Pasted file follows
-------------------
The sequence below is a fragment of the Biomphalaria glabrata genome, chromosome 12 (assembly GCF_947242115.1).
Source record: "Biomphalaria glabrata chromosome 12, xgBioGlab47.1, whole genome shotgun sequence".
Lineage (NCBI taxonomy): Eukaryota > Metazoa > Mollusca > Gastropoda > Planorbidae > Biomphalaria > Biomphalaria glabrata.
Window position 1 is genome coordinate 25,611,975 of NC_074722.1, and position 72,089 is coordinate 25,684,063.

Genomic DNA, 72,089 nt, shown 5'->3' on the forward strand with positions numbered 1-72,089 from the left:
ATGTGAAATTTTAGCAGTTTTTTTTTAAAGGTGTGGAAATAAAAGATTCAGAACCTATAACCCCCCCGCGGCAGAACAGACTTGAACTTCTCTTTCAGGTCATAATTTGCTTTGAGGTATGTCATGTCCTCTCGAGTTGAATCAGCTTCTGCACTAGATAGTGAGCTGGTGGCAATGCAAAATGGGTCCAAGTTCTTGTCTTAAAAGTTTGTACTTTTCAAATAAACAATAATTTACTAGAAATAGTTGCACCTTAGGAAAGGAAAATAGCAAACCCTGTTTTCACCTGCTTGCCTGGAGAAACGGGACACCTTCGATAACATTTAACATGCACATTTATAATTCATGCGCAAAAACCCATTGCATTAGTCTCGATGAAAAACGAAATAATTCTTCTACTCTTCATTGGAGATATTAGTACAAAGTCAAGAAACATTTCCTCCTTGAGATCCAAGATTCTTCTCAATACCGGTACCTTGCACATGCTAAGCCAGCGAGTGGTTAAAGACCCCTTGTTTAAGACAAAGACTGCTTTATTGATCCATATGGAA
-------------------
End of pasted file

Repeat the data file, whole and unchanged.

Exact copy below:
The sequence below is a fragment of the Biomphalaria glabrata genome, chromosome 12 (assembly GCF_947242115.1).
Source record: "Biomphalaria glabrata chromosome 12, xgBioGlab47.1, whole genome shotgun sequence".
Lineage (NCBI taxonomy): Eukaryota > Metazoa > Mollusca > Gastropoda > Planorbidae > Biomphalaria > Biomphalaria glabrata.
Window position 1 is genome coordinate 25,611,975 of NC_074722.1, and position 72,089 is coordinate 25,684,063.

Genomic DNA, 72,089 nt, shown 5'->3' on the forward strand with positions numbered 1-72,089 from the left:
ATGTGAAATTTTAGCAGTTTTTTTTTAAAGGTGTGGAAATAAAAGATTCAGAACCTATAACCCCCCCGCGGCAGAACAGACTTGAACTTCTCTTTCAGGTCATAATTTGCTTTGAGGTATGTCATGTCCTCTCGAGTTGAATCAGCTTCTGCACTAGATAGTGAGCTGGTGGCAATGCAAAATGGGTCCAAGTTCTTGTCTTAAAAGTTTGTACTTTTCAAATAAACAATAATTTACTAGAAATAGTTGCACCTTAGGAAAGGAAAATAGCAAACCCTGTTTTCACCTGCTTGCCTGGAGAAACGGGACACCTTCGATAACATTTAACATGCACATTTATAATTCATGCGCAAAAACCCATTGCATTAGTCTCGATGAAAAACGAAATAATTCTTCTACTCTTCATTGGAGATATTAGTACAAAGTCAAGAAACATTTCCTCCTTGAGATCCAAGATTCTTCTCAATACCGGTACCTTGCACATGCTAAGCCAGCGAGTGGTTAAAGACCCCTTGTTTAAGACAAAGACTGCTTTATTGATCCATATGGAA